rachel twelmeyer

Bathroom Reno: Phases 4 and 5

Last Christmas break, all of Spencer’s family was in town. And in addition to being very generous people, they also really like a good project. And so it was decided that our shower would get renovated family-style. In preliminary estimates, we figured it would take a few days to demo, put up tile, grout, caulk, and maybe even repaint the tub – enough time to finish before our labor went home after Christmas. But as good homeowners, we’ve learned that “a few days” will never ever be an accurate estimation of how long something will take.


The first indication that this project was more extensive than anticipated was after the old tile got pulled out, we found out the wall behind it was rotted (at least I think that’s what happened, this demo happened while I was at work, so some of the details aren’t clear). Everything got ripped out and mold-resistant green board got put in.


We had planned on a cubby hole in the shower, but when we cut out the hole, we found a board and an old electrical wire running through it; fortunately neither were essential to anything, so they got pulled out. And we replaced a few pipes (I think?) and braced some of existing pipes while things were opened up.


Once the dry wall was in, we had to go through the process of making this tiny box waterproof. We ended up learning a lot about the orange “membrane” you see above, and hoped it would be worth the cost and effort of putting it in since we had just expended all that effort replacing everything that hadn’t been waterproofed previously. But after careful installation, we finally got to move to the fun part: the tile.

[It’s only fair to mention that the timeline was rather more elongated than the pictures indicate; the shower was waterproofed and tiled a few weeks after Christmas break ended. There were other distractions (see below) and obstacles, so there was some delay before we got to make tiling progress.]


During the interim, we were extremely grateful for friends that let us knock on their door late at night to use their shower, since we only have one shower in the house, (unless of course you count the hose running out of the water heater in the basement, which we both used when it was either too late or too early to shower elsewhere.) This is why Spencer looks so relieved here to have the tile up and some of the pipe elements attached.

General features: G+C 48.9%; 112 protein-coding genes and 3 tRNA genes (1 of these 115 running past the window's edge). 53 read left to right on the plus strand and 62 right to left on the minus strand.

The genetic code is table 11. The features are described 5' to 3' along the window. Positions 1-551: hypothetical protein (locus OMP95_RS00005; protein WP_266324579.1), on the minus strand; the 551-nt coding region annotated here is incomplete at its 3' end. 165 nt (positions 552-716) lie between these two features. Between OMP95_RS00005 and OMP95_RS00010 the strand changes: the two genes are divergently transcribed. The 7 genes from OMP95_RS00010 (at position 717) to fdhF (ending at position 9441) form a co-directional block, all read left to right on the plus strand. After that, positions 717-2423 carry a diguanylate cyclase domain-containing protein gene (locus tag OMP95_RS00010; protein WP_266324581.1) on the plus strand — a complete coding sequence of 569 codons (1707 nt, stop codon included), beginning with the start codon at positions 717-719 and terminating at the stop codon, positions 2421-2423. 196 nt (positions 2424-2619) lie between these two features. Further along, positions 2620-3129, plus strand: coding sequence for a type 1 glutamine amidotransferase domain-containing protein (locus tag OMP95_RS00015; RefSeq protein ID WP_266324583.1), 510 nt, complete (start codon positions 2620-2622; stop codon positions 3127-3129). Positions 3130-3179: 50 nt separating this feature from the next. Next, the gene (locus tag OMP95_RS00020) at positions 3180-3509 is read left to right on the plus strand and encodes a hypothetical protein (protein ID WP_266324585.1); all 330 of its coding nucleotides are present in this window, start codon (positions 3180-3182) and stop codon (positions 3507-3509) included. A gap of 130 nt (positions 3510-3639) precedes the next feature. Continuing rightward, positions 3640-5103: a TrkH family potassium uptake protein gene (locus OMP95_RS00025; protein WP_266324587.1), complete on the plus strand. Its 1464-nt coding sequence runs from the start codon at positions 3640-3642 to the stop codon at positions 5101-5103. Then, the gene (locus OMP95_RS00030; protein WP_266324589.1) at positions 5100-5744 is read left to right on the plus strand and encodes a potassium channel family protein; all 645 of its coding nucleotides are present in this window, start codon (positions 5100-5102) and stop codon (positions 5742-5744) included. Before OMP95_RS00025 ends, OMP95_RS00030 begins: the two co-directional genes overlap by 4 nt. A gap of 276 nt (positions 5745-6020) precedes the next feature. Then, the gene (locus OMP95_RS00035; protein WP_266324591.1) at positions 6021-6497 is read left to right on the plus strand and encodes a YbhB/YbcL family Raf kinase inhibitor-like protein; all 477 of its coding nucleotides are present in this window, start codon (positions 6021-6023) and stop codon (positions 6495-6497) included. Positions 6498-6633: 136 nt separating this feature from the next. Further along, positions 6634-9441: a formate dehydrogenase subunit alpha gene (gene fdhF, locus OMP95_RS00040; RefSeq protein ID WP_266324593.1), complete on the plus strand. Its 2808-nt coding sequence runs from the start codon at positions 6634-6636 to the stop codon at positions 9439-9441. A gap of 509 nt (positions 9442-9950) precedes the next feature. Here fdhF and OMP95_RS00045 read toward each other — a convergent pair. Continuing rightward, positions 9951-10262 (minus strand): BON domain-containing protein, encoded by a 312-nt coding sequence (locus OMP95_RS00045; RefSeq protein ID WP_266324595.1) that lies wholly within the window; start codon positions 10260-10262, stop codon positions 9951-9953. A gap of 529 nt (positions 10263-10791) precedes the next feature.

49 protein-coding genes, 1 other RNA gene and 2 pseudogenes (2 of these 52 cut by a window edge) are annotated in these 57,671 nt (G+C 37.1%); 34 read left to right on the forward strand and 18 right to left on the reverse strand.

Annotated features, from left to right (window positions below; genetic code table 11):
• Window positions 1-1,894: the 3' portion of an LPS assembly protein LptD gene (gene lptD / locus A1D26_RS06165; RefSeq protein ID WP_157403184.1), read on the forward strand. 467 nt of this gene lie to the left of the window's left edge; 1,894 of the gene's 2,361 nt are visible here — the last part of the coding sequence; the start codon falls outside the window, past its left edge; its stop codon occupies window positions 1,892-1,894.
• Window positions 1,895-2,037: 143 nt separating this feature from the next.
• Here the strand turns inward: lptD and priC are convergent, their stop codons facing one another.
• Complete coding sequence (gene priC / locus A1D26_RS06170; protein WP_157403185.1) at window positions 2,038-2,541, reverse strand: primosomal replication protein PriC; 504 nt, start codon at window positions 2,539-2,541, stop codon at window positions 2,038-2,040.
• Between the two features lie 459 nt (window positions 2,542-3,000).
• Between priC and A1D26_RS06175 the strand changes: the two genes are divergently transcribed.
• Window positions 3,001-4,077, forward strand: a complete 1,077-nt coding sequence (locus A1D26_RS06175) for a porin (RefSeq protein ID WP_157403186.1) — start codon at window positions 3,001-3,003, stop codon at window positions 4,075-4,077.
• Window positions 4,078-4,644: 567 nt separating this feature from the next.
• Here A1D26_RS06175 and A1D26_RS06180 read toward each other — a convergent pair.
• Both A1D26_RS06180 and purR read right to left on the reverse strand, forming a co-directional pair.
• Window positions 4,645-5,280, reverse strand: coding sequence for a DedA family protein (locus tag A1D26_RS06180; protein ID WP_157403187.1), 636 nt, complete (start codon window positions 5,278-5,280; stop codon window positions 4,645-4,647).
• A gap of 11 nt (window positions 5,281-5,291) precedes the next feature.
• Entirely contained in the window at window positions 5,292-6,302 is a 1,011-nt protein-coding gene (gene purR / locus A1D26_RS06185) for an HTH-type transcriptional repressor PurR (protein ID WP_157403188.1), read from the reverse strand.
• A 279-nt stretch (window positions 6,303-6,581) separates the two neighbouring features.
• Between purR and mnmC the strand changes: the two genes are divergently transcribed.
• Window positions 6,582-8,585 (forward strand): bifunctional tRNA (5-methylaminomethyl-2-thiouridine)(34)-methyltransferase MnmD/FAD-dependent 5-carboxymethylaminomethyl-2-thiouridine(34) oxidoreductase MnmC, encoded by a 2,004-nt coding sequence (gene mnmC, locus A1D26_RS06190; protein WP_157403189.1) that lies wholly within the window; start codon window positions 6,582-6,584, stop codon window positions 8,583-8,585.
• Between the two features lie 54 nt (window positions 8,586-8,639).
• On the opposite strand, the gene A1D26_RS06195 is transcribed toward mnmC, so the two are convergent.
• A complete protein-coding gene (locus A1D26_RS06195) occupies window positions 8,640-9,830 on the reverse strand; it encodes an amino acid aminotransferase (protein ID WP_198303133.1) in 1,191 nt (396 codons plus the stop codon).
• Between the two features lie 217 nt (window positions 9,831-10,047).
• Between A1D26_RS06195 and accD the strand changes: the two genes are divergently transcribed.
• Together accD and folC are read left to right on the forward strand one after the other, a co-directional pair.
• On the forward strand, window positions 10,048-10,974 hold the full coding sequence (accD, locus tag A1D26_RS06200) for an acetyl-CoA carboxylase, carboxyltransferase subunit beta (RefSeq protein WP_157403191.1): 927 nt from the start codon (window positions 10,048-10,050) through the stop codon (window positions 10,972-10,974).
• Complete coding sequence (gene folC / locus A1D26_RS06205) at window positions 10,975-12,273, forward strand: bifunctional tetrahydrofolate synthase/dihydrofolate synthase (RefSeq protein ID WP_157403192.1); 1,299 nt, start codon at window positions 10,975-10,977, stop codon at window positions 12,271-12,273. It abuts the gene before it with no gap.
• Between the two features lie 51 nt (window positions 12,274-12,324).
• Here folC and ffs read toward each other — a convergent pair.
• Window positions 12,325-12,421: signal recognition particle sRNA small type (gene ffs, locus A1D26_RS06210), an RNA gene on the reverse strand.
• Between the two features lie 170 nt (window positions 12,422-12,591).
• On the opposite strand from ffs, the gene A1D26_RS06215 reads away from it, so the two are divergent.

We picked a dark grey grout, and Spencer tried to tackle it himself one night, which we learned was not wise; the grout ended up drying faster than we could manage and we ended up having to scrub and work extra hard to get it looking clean. In the photo above and to the right, you can see on top what was left after labored scrubbing that we ended up having to chip off, which was way more work. This was one project that would fall under the category of “I thought my life would end before this ever got done.” But now it looks incredible and we’re really happy with the result.


After getting the shower head on, the last task was to paint the tub itself. It was not in our budget to invest in a new tub, but the current tub had stains I couldn’t get out no matter how much I scrubbed. And given that it’s a solid cast iron tub, we opted to give it a fresh coat of paint. We used a special epoxy spray they sell at home depot, and ended up needing three coats. The surface is now more fragile (I can’t scrub it with anything too abrasive) but it was a good way to get extra life out of what we already had.


Phase 5: The ceiling!

This phase was completed concurrently with the shower renovation. You can see a sliver of the green board below, which shows which phase we were on when this happened.


All of the walls and ceilings in our house are still lath and plaster, which isn’t distracting in any other room, and has held up quite well. But given the steady humidity in the bathroom (and the lack of a fan/vent) the plaster in this room responded very poorly and bubbled in waves. After a brave attempt to cover it all with drywall, the boys decided to just pull down all the plaster down to the wooden lath boards, and then go ahead with the drywall.


Unfortunately these photos don’t portray the mess that is transporting that much plaster from the ceiling to the dumpster. 


But now everything is drywalled and primed, and it looks exquisite. Whoever the lucky soul is that buys this house from us may walk into the bathroom and not know that we have altered every single inch of space in this bathroom (except the floor, which we merely scrubbed on hands after every project.)

This catches us all up on the archives, and fortunately there are projects happening in real time that will hopefully lead us to a happy ever “after” (as in before and after? right?).

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